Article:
12. Hexachlorobenzene (HCB): It is formed as a by-product during the manufacture of chemicals used as solvents (substances used to dissolve other substances), other chlorine-containing compounds, and pesticides. Found in fish oil and fishmeal used in fish feed. Found in 54 of 55 samples, between 0.1 and 2.2 μg/kg. Potential Damage: Negative effects on many systems, including the nervous system, listed as probably carcinogenic. Unborn children and young children may be more sensitive to these effects than adults.
13. Dioxins: A family of toxic chemicals classified as dioxin or dioxin-like by their effects. A by-product of combustion and earlier of PCB production and found in fish oil and fishmeal used in fish feed. Found in 29 of 29 samples, the sum of the main dioxin and dioxin-like compounds between 0.1 to 1.2 ng per toxic equivalent/kg. Possible damage: Known carcinogen, harms the fetus, weakens the immune system
14. Mercury: Industrial chemical found in fishmeal in fish feed. Found in nature as methylmercury. Methylmercury accumulates up the food chain, so that fish at the top of the food chain will have the most mercury in their flesh. Of these fish, the largest (i.e., the oldest) fish will have the highest levels. Found in 327 of 328 samples, between 0.01 and 0.13 mg/kg. Possible damage: Weakens the immune system, can cause fetal abnormalities and impaired learning ability of children.
15. Dieldrin/Aldrin: Insecticide also as found as isodrin and found in fish oil and fishmeal used in fish feed. Found in 55 of 55 samples, between 0.1 and 3.9 μg/kg.
Isodrin: Found in 3 of 55 samples between 0.003 and 1.6 μg/kg
Potential Damage: Negative effect on nervous system and a probable carcinogen.
I note from the values presented in the report that a 200 gram recommended serving size of Norwegian farmed salmon delivers an exposure greater than the tolerable weekly intake for methyl mercury and exceeds the tolerable daily intake for dioxin/dioxin-like PCBs currently established by the EU (2 pg TEQ-WHO)/kg body weight).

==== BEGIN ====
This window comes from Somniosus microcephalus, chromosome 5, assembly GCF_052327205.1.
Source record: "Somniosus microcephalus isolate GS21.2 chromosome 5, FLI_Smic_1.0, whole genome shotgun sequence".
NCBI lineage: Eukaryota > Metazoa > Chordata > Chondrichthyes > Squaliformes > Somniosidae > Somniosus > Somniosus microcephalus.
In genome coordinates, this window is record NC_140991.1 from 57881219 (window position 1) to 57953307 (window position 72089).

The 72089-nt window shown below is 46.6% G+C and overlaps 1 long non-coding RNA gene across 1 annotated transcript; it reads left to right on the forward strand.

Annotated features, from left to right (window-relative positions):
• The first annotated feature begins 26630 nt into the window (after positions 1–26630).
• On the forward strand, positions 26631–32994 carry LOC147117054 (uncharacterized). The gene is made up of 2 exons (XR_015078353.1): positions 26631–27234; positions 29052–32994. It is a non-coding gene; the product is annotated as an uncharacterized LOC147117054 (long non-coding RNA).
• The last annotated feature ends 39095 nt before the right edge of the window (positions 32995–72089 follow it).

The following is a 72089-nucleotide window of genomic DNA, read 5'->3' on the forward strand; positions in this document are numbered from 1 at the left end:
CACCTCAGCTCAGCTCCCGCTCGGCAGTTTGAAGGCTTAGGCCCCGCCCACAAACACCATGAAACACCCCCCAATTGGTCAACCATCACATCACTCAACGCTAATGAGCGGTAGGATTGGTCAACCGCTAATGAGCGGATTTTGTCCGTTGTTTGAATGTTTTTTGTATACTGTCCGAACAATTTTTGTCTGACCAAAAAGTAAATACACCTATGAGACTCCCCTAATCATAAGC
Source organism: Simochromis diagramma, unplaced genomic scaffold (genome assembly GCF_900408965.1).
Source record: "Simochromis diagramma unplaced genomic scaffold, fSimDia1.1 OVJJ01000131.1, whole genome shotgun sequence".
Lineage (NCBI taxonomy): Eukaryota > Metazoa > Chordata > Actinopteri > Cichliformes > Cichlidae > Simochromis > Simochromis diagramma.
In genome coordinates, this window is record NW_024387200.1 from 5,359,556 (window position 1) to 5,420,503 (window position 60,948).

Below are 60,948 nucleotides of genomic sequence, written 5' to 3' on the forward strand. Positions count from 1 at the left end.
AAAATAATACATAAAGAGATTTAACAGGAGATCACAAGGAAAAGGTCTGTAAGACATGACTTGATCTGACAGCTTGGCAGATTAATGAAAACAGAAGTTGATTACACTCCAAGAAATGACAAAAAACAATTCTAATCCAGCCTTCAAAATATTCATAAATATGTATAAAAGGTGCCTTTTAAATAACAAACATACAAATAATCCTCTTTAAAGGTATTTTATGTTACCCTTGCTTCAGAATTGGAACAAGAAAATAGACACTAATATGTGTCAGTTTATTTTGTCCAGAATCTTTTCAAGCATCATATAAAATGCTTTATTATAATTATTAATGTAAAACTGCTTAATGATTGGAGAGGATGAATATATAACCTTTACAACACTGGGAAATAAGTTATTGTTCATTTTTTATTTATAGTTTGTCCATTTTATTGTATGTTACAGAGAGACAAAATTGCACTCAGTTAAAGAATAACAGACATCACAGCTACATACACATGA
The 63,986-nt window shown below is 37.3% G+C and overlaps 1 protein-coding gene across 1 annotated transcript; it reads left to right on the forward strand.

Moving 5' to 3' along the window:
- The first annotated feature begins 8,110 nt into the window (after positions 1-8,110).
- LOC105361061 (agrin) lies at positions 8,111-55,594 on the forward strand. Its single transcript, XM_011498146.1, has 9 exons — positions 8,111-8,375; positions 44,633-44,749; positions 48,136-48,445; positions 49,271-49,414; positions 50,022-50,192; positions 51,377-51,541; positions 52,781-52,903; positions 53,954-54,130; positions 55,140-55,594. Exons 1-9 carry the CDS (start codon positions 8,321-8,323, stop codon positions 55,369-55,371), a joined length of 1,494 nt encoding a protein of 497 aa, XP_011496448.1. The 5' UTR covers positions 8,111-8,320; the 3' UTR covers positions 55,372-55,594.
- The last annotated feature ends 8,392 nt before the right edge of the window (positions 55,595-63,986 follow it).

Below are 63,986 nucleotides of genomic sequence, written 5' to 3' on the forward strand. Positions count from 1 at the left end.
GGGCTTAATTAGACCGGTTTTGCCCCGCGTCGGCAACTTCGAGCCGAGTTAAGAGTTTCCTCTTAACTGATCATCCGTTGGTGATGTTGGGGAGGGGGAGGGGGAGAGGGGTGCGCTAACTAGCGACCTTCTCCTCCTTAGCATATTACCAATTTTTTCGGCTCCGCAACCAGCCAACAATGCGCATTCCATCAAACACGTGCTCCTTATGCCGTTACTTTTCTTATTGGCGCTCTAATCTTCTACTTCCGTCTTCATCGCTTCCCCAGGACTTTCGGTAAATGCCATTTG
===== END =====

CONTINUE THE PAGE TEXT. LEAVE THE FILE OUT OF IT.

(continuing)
Just 2 servings of 200 grams recommended serving size of Norwegian farmed salmon from 2012 can exceed the tolerable weekly intake (TWI) for adults (60 kg) and greatly exceeds the tolerable intake for children. From EFSA “The CONTAM Panel considered new scientific information regarding the toxicity of these forms of mercury and established a TWI for inorganic mercury of 4 µg/kg body weight (bw) and a TWI for methylmercury of 1.3 µg/kg bw (lower than JECFA’s TWI of 1.6 µg/kg bw). Average exposure to methylmercury in food is unlikely to exceed the TWI, but the likelihood of reaching such a level increases for high and frequent fish consumers. This group may include pregnant women, resulting in exposure of the fetus at a critical period in brain development.”
The observed values for cadmium in the 2013 report show that farmed salmon levels are only just below the EU maximum levels of 0.05 mg/kg ww, a cause for concern due to the doubling of the feed limit for cadmium from 0.5 mg/kg to 1.0 mg/kg feed in 2005. We know that fish do not uptake much Cd, but benthic organisms such as crabs do. This should be cause for concern regarding Cd contamination to the environment (http://www.vkm.no/dav/1aac40da64.pdf).
With respect to feeds, since 2011 we know that organochlorine pesticides, PCDD/Fs, PCBs, and brominated flame retardants carry-over from feed 5-10 times in farmed salmon as compared to terrestrial farm animals:
To know what is actually in the feed is a guess for most countries (note crystal violet detected in Chilean salmon by the US FDA) especially for antibiotic use, as summarized on Page 11 here: “The use of antibiotics included in the feed remains largely unrestricted in aquaculture in several countries with high and growing aquaculture production. Information on types and amounts of therapeutic agents used in aquaculture throughout the world is not easily obtainable, since only a few nations provide reliable, detailed and accessible statistics on consumption of these drugs…”
Farmed salmon… a really bad idea any way you look at it…
Thank you to all the wild salmon people out there.